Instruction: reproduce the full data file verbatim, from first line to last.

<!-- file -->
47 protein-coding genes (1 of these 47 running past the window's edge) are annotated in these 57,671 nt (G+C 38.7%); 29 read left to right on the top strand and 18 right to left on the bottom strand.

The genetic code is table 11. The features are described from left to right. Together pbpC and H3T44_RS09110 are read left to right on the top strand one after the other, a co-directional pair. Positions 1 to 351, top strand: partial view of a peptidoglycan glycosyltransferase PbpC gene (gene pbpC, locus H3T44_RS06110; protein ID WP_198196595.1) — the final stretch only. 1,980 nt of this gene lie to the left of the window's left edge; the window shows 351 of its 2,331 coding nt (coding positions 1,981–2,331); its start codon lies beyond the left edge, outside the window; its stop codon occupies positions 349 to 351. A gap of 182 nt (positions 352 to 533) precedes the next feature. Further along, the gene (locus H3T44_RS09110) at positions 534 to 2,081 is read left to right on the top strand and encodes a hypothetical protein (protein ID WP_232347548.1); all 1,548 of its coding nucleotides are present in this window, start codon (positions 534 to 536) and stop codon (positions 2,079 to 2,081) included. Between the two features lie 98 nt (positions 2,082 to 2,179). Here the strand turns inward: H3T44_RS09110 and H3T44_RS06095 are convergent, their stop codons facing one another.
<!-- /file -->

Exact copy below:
47 protein-coding genes (1 of these 47 running past the window's edge) are annotated in these 57,671 nt (G+C 38.7%); 29 read left to right on the top strand and 18 right to left on the bottom strand.

The genetic code is table 11. The features are described from left to right. Together pbpC and H3T44_RS09110 are read left to right on the top strand one after the other, a co-directional pair. Positions 1 to 351, top strand: partial view of a peptidoglycan glycosyltransferase PbpC gene (gene pbpC, locus H3T44_RS06110; protein ID WP_198196595.1) — the final stretch only. 1,980 nt of this gene lie to the left of the window's left edge; the window shows 351 of its 2,331 coding nt (coding positions 1,981–2,331); its start codon lies beyond the left edge, outside the window; its stop codon occupies positions 349 to 351. A gap of 182 nt (positions 352 to 533) precedes the next feature. Further along, the gene (locus H3T44_RS09110) at positions 534 to 2,081 is read left to right on the top strand and encodes a hypothetical protein (protein ID WP_232347548.1); all 1,548 of its coding nucleotides are present in this window, start codon (positions 534 to 536) and stop codon (positions 2,079 to 2,081) included. Between the two features lie 98 nt (positions 2,082 to 2,179). Here the strand turns inward: H3T44_RS09110 and H3T44_RS06095 are convergent, their stop codons facing one another.